Renfrewshire Council backs campaign against human trafficking
Renfrewshire Council is throwing its weight behind the Purple Teardrop Campaign designed to stop women and girls being sold into sexual slavery by human traffickers.
The campaign is being run by Soroptimist International, a world-wide women’s organisation which works to improve the lives of women and girls.
Renfrewshire Council is displaying the powerful Purple Teardrop Campaign posters in all its buildings. The posters list the warning signs which could show a house or flat is being used by human traffickers, and the Crimestoppers number.
Jean Ramsay, Programme Action Officer of the Paisley Soroptimists, said, “Human trafficking is a global problem that affects millions of people across the world. But it isn’t something that just happens somewhere else. It happens here too. We want people to open their eyes and act.
“One overriding factor in the growth of trafficking is the fundamental belief that the lives of women and girls are expendable. In societies where women and girls are undervalued or not valued at all, women are at greater risk of being abused, trafficked and forced into sex slavery.
“Our message is, ‘Don’t shut your eyes, don’t turn your back on someone who needs help. Call Crimestoppers if you see something suspicious.’”
Councillor Maureen Sharkey, Renfrewshire Council’s representative on the Renfrewshire Women’s Association, said, “Slavery was supposedly abolished in Britain in 1807 but the recent case in Rochdale shows the horrific truth that it is thriving 200 years later.
“Victims are becoming younger and younger with girls as young as 11 being sold into slavery and forced to have sex with up to 30 men a day.
“Getting the evidence to prosecute traffickers can be very difficult. They control their victims with torture, fear and threats against their families. That is why it is so important for the public to be aware of what is going on and to report anything suspicious.”
Renfrewshire Council’s social work service already works closely with Strathclyde Police and the UK Border Agency to identify and assist victims of child trafficking who may be using Glasgow Airport as their gateway into the UK.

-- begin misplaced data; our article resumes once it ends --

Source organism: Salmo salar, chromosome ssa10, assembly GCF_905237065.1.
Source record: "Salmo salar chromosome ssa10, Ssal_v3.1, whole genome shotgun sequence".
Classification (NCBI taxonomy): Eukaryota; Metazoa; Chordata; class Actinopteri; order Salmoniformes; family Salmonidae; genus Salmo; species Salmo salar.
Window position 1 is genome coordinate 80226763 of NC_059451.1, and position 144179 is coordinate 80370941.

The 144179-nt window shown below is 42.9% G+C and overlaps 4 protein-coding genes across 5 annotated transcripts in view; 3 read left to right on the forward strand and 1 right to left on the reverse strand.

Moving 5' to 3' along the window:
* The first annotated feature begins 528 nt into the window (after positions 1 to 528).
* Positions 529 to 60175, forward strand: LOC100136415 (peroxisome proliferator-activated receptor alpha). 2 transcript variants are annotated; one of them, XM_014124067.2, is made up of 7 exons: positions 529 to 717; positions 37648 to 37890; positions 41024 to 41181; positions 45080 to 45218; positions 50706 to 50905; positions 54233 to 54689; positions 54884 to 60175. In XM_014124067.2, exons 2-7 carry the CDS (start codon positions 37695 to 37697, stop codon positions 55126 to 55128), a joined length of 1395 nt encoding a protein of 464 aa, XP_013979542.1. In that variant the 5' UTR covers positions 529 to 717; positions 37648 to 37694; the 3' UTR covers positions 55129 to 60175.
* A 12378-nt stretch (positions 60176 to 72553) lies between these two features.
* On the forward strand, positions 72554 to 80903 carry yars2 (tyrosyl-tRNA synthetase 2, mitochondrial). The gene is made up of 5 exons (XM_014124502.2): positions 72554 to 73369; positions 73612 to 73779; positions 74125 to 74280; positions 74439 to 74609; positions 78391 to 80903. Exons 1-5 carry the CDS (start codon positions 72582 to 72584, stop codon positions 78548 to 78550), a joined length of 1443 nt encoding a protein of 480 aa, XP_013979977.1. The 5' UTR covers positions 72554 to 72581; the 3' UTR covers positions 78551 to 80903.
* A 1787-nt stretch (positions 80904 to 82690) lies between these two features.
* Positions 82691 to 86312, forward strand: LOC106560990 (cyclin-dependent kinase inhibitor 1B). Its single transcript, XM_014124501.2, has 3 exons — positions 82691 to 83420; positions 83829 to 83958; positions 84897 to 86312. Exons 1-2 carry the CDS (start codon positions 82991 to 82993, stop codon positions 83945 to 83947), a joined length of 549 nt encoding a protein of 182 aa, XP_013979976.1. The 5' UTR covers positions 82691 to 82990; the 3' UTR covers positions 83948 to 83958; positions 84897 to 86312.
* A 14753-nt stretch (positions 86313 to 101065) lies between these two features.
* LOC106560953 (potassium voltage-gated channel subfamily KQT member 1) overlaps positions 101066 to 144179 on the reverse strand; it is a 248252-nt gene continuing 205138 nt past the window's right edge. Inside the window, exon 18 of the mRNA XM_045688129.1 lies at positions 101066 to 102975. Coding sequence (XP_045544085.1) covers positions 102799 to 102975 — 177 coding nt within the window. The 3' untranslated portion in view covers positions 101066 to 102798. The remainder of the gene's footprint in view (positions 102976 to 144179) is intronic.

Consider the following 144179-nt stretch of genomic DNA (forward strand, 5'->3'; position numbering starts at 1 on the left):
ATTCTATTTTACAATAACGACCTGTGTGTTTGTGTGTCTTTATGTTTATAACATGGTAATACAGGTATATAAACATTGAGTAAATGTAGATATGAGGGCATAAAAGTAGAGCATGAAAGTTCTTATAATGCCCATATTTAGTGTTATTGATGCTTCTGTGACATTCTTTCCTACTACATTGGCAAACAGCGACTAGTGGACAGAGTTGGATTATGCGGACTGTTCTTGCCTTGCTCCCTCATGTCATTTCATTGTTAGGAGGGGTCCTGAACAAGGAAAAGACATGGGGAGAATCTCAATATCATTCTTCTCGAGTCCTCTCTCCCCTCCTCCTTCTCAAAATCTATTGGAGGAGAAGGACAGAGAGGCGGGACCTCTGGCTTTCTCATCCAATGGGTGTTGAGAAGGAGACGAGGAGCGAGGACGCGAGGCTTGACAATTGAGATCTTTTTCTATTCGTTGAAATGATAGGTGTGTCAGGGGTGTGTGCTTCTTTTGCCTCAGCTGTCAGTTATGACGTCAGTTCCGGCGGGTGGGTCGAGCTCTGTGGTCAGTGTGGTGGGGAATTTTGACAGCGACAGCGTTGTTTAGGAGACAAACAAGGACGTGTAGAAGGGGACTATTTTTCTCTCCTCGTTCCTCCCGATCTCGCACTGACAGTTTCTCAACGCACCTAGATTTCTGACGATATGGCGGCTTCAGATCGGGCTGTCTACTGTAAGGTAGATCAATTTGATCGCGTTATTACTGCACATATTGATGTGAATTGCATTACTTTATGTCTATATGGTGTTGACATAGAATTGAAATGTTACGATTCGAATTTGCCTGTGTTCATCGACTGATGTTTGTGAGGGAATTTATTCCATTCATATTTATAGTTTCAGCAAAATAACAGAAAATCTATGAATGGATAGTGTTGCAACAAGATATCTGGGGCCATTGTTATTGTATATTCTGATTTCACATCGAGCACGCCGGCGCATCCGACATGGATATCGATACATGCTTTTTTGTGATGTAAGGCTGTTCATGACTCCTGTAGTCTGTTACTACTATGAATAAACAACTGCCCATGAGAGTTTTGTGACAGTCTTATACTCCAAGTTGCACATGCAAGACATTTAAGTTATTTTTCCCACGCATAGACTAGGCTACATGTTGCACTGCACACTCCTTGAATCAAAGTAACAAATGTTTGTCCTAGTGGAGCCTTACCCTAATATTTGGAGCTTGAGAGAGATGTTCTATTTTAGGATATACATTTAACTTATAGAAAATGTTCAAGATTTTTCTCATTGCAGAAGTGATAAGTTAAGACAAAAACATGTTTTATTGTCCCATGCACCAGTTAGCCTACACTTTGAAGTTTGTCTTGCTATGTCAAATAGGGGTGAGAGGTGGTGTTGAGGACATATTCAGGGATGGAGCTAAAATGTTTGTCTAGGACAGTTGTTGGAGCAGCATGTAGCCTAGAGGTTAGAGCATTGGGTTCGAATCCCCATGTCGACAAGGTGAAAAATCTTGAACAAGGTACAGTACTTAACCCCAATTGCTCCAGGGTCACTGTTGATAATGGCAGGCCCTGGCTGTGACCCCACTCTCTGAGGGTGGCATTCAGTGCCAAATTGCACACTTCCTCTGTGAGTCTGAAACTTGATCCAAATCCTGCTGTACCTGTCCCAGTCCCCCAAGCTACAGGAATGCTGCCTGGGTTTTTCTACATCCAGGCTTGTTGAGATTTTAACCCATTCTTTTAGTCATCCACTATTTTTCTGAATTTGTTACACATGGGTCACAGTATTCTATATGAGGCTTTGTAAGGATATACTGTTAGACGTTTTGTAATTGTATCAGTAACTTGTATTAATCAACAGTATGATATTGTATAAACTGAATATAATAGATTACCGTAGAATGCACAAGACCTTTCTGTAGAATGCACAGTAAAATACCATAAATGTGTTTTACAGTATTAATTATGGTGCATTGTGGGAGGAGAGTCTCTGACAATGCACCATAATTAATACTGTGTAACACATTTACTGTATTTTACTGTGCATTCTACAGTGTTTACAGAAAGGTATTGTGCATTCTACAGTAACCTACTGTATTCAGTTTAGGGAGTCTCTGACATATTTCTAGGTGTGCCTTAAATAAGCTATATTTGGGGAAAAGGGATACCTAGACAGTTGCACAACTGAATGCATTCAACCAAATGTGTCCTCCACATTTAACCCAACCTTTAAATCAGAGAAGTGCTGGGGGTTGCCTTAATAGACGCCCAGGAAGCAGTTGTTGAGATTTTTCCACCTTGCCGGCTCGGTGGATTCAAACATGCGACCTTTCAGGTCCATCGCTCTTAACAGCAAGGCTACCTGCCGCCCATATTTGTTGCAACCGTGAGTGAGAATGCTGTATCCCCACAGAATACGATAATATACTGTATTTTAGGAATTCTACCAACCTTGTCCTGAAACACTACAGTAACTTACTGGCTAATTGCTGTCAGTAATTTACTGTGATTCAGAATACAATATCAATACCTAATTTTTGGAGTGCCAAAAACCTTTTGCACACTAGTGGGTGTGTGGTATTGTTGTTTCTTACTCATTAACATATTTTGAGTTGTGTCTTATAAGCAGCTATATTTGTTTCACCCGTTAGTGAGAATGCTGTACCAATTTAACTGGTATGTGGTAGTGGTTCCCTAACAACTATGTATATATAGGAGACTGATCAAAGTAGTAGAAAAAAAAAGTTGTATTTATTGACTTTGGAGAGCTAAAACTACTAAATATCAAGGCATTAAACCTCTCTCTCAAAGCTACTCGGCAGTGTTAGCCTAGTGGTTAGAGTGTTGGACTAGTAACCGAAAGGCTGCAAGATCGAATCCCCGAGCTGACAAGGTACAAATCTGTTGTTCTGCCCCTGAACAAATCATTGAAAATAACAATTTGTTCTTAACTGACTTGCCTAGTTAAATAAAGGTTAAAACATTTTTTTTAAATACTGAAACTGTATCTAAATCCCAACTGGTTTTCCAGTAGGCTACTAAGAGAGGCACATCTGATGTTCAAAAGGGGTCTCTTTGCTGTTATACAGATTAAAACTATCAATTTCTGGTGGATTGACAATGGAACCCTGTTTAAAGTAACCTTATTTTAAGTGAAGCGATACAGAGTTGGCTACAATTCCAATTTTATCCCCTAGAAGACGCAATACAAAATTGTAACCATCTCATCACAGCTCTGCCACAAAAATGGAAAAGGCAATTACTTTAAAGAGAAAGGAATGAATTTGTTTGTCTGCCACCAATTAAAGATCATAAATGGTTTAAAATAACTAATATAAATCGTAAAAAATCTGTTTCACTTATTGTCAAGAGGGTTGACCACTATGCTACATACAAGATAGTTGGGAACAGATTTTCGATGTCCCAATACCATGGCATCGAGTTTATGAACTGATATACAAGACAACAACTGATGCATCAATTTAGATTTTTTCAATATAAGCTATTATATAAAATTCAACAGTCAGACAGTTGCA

Human trafficking is a global problem but children and young people are being groomed for sexual exploitation and trafficking within the UK as well. There have been a number of cases where teenage girls, born in the UK have been trafficked between towns and cities.
The girls were groomed and lured away from their families by networks of boys and men using tactics similar to those used by child sex offenders.
* Physical symptoms (bruising indicating either physical or sexual assault)
* Sexually transmitted diseases or unplanned pregnancy
* Evidence of drug or alcohol misuse
* Phone calls or texts from adults outside their normal group of friends
* Adults hanging around outside the child or young person’s home
* Significantly older boyfriend
* Persistently going missing, staying out overnight or returning late with no explanation
* Returning home after having been missing, looking well despite having no place to stay
* Going missing for long periods with no place to stay
* Having a lot of money, expensive clothes or mobile phones without being able to explain where they’ve come from
* Having keys to properties that you don’t recognise
* Low self-image, low self-esteem, self-harming behaviour including cutting, overdosing, eating disorder
* Playing truant
* Getting into or out of cars driven by adults you don’t know
* Going missing and being found in places where the child or young person has no known links.
A property may be being used by traffickers if:
* A lot of different men often visit
* Different women seem to live there for short periods
* Women are never seen outside alone, a man is always with them.